Examples of commit messages with semantic prefixes:

  • fix: don't overwrite prevent_default if default wasn't prevented
  • feat: add app.isPackaged() method
  • docs: app.isDefaultProtocolClient is now available on Linux

Common prefixes:

  • fix: A bug fix
  • feat: A new feature
  • docs: Documentation changes
  • test: Adding missing tests or correcting existing tests
  • build: Changes that affect the build system
  • ci: Changes to our CI configuration files and scripts
  • perf: A code change that improves performance
  • refactor: A code change that neither fixes a bug nor adds a feature
  • style: Changes that do not affect the meaning of the code (linting)

Other things to keep in mind when writing a commit message:

  1. The first line should:

    • contain a short description of the change (preferably 50 characters or less, and no more than 72 characters)
    • be entirely in lowercase with the exception of proper nouns, acronyms, and the words that refer to code, like function/variable names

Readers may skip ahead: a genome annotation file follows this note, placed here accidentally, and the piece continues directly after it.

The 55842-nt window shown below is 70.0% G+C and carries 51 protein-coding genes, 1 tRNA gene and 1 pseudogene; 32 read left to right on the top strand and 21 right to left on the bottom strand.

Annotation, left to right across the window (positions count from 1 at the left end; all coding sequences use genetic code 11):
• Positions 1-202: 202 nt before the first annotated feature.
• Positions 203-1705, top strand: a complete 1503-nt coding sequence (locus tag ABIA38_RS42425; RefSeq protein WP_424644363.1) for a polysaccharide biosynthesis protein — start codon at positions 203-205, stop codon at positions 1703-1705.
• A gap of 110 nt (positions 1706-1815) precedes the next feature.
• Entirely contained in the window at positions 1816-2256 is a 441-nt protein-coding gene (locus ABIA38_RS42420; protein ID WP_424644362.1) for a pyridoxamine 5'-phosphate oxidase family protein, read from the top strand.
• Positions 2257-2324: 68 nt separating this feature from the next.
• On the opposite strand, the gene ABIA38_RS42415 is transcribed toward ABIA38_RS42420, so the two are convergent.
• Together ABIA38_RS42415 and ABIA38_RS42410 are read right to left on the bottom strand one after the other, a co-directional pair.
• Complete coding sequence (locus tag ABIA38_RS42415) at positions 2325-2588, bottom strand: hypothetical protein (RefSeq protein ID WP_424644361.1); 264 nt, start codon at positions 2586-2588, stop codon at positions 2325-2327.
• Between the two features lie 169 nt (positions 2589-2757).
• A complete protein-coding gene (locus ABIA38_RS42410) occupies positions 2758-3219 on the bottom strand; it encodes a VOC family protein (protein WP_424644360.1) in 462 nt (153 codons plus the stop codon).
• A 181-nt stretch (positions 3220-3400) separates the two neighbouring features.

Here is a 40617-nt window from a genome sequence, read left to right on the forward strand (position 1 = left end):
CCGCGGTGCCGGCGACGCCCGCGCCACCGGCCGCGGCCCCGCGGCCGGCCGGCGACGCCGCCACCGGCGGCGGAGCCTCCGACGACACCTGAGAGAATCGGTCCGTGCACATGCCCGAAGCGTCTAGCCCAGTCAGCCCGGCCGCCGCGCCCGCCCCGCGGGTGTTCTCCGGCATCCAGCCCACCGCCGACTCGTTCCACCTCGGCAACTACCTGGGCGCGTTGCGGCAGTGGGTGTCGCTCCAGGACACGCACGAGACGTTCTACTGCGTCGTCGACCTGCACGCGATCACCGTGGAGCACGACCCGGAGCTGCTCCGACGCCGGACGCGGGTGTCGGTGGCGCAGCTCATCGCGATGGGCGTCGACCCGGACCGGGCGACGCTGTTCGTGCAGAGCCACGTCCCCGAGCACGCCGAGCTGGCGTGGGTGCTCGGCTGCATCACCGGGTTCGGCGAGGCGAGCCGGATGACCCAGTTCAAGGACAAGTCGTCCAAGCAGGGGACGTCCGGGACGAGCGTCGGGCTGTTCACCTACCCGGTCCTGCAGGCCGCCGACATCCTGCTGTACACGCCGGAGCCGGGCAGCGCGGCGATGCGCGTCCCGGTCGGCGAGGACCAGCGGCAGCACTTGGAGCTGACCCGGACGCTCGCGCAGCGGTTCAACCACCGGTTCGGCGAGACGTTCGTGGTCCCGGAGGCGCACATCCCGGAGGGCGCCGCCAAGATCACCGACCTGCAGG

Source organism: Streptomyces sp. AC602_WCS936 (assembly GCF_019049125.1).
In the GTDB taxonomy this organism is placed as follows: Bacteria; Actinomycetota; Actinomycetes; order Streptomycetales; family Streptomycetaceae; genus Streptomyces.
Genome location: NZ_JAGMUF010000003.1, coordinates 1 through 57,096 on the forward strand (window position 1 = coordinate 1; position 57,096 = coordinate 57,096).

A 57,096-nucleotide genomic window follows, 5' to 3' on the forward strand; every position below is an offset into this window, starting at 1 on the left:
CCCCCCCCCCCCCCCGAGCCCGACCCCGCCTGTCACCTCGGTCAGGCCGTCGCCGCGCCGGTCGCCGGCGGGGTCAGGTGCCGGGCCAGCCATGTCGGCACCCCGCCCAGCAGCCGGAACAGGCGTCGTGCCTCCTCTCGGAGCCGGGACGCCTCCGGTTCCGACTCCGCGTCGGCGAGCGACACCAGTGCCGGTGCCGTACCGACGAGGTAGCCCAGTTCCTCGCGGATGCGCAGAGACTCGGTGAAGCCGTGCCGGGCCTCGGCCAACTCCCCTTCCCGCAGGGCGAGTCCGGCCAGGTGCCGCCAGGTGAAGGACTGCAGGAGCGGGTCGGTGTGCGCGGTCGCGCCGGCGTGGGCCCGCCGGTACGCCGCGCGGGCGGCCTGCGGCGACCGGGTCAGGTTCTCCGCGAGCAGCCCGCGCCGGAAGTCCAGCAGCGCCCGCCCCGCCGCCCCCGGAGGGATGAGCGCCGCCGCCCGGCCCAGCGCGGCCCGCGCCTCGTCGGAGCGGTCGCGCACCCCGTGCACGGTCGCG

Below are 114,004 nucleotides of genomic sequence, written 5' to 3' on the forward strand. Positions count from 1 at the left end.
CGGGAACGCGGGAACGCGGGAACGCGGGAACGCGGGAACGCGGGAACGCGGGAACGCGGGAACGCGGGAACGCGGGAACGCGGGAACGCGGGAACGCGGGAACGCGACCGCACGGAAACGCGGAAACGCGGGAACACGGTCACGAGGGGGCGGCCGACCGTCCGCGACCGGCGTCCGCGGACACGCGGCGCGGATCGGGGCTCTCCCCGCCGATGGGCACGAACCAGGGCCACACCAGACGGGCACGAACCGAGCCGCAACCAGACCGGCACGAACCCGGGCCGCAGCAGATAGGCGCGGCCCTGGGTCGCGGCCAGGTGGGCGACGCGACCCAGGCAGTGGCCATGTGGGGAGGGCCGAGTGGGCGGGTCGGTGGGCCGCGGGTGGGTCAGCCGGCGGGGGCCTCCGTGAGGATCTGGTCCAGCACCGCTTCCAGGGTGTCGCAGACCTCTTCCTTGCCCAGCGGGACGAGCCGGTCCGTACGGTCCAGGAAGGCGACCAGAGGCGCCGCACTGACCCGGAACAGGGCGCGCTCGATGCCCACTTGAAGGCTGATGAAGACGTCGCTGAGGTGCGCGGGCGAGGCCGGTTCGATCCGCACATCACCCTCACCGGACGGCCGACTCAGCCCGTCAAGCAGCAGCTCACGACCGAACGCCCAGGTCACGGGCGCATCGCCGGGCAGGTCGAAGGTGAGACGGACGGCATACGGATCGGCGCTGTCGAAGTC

2. Keep the second line blank.
  3. Wrap all other lines at 72 columns.

Breaking Changes

A commit that has the text BREAKING CHANGE: at the beginning of its optional body or footer section introduces a breaking API change (correlating with Major in semantic versioning). A breaking change can be part of commits of any type. e.g., a fix:, feat: & chore: types would all be valid, in addition to any other type.

See conventionalcommits.org for more details.

Step 6: Rebase

Once you have committed your changes, it is a good idea to use git rebase (not git merge) to synchronize your work with the main repository.

$ git fetch upstream
  $ git rebase upstream/master

This ensures that your working branch has the latest changes from electron/electron master.

Step 7: Test

Bug fixes and features should always come with tests. A testing guide has been provided to make the process easier. Looking at other tests to see how they should be structured can also help.